Accidentally misleading visualizations

Today I saw a figure posted on Nate Silver’s website that is a good example of an accidentally misleading visualization. The intended point of the chart is that most men in Glamour Magazine have some form of facial hair.

Instead, what immediately comes across is that most men in Glamour Magazine are clean-shaven. The figure forces the reader to first group facial hair categories before it becomes obvious that most men maintain some form of facial hair.

Here are a couple of different approaches I think are better. By listing the facial hair categories first and using color to help the reader group them, figure A requires minimal changes to the original visualization. Figure B groups the facial hair categories to show that clean-shaven is in fact in the minority. Figure C adds color to really emphasize that the comparison is between facial hair and clean-shaven. In figures B and C I think that the numbers are optional.

facial hair-01

 

Facilitating feedback and improving learning

This is an app idea I came up with to improve student learning.

Students, who are the customers of education, have little input. Teachers, who heavily influence student learning, lack the data to improve teaching. Administrators, who can promote change, have little information.

The auris app is designed to facilitate feedback and serve as a powerful tool to empower students, enable teachers, and inform administrators.

What do you think? Anyone want to help me build the app?

He was an average student, but was a bold child

AitazazI am touched by the story of Aitazaz Hassan Bangash who sacrificed his life to prevent a terrorist attack at his school in Pakistan. Here is an excerpt from the story on CNN:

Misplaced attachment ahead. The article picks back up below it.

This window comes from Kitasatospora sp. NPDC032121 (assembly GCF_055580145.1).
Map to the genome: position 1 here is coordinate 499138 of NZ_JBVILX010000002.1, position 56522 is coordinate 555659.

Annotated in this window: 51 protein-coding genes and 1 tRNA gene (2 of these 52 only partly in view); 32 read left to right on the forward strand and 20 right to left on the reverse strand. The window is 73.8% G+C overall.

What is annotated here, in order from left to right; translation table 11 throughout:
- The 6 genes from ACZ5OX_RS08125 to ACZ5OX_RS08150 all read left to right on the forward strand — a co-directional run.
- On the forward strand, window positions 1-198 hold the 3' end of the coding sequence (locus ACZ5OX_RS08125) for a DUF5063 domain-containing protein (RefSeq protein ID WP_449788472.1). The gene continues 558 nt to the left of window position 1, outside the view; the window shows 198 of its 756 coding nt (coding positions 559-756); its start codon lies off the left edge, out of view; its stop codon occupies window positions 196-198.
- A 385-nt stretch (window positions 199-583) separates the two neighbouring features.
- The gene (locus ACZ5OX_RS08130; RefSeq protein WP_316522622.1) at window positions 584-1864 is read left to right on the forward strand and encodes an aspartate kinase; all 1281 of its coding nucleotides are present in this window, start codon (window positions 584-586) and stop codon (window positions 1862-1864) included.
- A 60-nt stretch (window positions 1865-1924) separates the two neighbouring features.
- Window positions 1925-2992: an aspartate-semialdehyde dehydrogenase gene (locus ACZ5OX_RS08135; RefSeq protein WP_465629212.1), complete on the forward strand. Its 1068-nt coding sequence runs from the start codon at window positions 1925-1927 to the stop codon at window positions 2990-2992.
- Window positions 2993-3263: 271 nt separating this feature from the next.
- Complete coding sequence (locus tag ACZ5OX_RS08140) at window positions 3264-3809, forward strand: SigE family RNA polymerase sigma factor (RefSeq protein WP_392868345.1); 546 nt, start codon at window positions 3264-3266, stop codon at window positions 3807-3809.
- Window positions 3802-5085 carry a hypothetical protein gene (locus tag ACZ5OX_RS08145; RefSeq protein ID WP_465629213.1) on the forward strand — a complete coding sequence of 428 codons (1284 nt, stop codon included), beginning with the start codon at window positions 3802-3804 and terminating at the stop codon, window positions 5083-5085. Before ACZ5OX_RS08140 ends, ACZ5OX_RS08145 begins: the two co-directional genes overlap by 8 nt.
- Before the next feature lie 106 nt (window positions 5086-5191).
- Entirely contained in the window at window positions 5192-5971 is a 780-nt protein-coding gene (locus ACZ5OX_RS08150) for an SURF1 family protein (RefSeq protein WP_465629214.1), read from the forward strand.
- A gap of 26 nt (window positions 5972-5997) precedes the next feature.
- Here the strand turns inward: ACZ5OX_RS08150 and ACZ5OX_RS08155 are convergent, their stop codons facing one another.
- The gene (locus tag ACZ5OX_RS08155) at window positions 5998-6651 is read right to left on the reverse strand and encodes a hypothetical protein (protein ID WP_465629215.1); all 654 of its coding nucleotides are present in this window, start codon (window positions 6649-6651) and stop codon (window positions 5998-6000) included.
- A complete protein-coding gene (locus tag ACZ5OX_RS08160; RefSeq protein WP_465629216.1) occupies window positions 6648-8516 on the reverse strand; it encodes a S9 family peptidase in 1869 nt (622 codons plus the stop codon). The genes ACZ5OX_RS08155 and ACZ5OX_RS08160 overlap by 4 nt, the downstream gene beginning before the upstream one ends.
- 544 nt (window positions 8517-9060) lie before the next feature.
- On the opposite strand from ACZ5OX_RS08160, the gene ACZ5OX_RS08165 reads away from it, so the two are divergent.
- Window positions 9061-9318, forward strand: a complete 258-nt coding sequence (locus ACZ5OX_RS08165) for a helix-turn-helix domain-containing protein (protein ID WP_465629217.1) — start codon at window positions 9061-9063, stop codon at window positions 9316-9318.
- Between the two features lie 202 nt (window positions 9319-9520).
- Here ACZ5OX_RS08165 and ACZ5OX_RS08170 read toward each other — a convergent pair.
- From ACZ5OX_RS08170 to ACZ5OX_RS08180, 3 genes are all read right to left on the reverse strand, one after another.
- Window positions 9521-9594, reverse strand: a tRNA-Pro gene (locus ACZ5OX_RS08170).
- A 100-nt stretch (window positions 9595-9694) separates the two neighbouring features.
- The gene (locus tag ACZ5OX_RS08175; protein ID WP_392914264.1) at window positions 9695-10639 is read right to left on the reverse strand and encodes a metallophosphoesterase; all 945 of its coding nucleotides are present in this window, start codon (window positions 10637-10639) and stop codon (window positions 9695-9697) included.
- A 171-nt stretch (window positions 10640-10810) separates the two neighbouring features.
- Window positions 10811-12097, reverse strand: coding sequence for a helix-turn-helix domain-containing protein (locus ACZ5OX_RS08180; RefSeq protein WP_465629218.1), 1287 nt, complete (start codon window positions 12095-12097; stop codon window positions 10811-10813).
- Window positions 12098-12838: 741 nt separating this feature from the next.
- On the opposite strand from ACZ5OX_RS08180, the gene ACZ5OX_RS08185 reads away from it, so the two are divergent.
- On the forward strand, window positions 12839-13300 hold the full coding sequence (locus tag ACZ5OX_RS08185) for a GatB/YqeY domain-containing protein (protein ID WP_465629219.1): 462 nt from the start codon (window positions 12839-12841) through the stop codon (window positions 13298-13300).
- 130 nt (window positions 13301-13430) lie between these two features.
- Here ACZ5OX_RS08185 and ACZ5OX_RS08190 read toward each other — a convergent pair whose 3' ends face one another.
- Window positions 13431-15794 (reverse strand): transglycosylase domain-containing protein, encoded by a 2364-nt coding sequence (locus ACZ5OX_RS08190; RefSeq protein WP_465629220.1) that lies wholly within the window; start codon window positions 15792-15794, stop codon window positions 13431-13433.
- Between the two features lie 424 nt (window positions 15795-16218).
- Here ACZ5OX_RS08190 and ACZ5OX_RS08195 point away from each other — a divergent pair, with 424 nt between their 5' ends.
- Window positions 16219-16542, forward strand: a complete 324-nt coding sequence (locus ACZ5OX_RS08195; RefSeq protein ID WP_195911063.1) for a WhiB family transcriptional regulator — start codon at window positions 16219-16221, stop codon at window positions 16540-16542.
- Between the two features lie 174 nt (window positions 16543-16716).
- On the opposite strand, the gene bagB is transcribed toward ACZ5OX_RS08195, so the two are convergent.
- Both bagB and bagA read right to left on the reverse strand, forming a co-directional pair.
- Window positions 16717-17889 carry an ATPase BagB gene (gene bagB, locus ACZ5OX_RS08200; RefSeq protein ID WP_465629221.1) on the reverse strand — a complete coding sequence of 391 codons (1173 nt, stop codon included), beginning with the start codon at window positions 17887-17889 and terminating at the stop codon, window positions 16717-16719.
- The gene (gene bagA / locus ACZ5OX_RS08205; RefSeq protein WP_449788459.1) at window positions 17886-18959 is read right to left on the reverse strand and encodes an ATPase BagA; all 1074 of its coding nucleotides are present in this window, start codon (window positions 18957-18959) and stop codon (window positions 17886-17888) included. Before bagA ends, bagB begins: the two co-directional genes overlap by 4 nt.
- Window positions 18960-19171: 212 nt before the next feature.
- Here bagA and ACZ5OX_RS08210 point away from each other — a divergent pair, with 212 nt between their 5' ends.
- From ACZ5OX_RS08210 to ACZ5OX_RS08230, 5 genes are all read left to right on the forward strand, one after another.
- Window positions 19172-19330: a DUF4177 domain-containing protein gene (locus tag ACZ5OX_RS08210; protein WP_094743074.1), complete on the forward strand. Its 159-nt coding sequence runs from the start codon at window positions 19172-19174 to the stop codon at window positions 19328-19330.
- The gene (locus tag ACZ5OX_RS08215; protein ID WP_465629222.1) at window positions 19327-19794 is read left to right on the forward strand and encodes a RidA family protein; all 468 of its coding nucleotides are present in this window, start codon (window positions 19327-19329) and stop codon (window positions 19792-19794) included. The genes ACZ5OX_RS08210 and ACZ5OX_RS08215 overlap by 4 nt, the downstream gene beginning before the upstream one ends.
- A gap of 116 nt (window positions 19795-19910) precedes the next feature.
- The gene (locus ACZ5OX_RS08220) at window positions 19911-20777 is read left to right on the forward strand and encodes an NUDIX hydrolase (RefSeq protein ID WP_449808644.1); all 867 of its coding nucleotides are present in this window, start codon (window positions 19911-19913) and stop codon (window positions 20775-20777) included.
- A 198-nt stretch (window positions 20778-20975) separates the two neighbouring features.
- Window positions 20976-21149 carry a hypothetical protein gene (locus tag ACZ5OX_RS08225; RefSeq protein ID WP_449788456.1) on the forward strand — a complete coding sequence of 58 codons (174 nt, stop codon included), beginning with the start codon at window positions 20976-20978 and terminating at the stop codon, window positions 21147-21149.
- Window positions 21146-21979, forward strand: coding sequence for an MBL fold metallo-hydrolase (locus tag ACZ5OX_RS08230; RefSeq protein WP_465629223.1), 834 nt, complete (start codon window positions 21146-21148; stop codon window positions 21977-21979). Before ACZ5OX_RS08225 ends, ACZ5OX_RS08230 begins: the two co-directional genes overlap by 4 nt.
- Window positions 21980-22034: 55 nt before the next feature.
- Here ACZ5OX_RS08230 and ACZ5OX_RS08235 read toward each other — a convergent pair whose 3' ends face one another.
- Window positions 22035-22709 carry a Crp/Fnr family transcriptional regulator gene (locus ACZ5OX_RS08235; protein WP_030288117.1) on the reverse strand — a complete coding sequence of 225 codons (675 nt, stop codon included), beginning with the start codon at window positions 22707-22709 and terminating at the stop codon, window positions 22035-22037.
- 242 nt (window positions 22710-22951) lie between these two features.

A 14-year-old boy is being hailed as a hero in Pakistan for tackling a suicide bomber — dying at the main gate of his school and saving schoolmates gathered for their morning assembly.

Ninth-grader Aitazaz Hassan Bangash was on his way to the Ibrahimzai School on Monday in the Hangu district of northern Khyber Pakhtunkhwa province when the bomber, dressed in a school uniform, asked him where the school was, the teen’s cousin told CNN.

Aitazaz and his cousin, Musadiq Ali Bangash, became suspicious, Musadiq said. “The other students backed off, but Aitazaz challenged the bomber and tried to catch him. During the scuffle, the bomber panicked and detonated his bomb,” he said.

I find it interesting what Aitazaz’s teacher said of him:

He was an average student, but was a bold child.

Why must Aitazaz’s boldness be prefaced with the revelation that he was an average student? Are only above average students expected to be extraordinary? Let me clarify that I am not blaming his teacher; I am merely illustrating how ingrained academic achievement is in our assessment of people.

In the moment of crisis Aitazaz proved that he was not an average individual. Aitazaz was bold, and it was his boldness that saved the lives of over 400 of his peers.

As a society we are obsessed with smart people. In our love affair with being smart, have we overlooked other traits that are arguably more valuable than dominating a standardized test?

Perhaps part of the legacy of Aitazaz can be that it prompts us to reconsider the merit of using academic achievement to define and predict future success.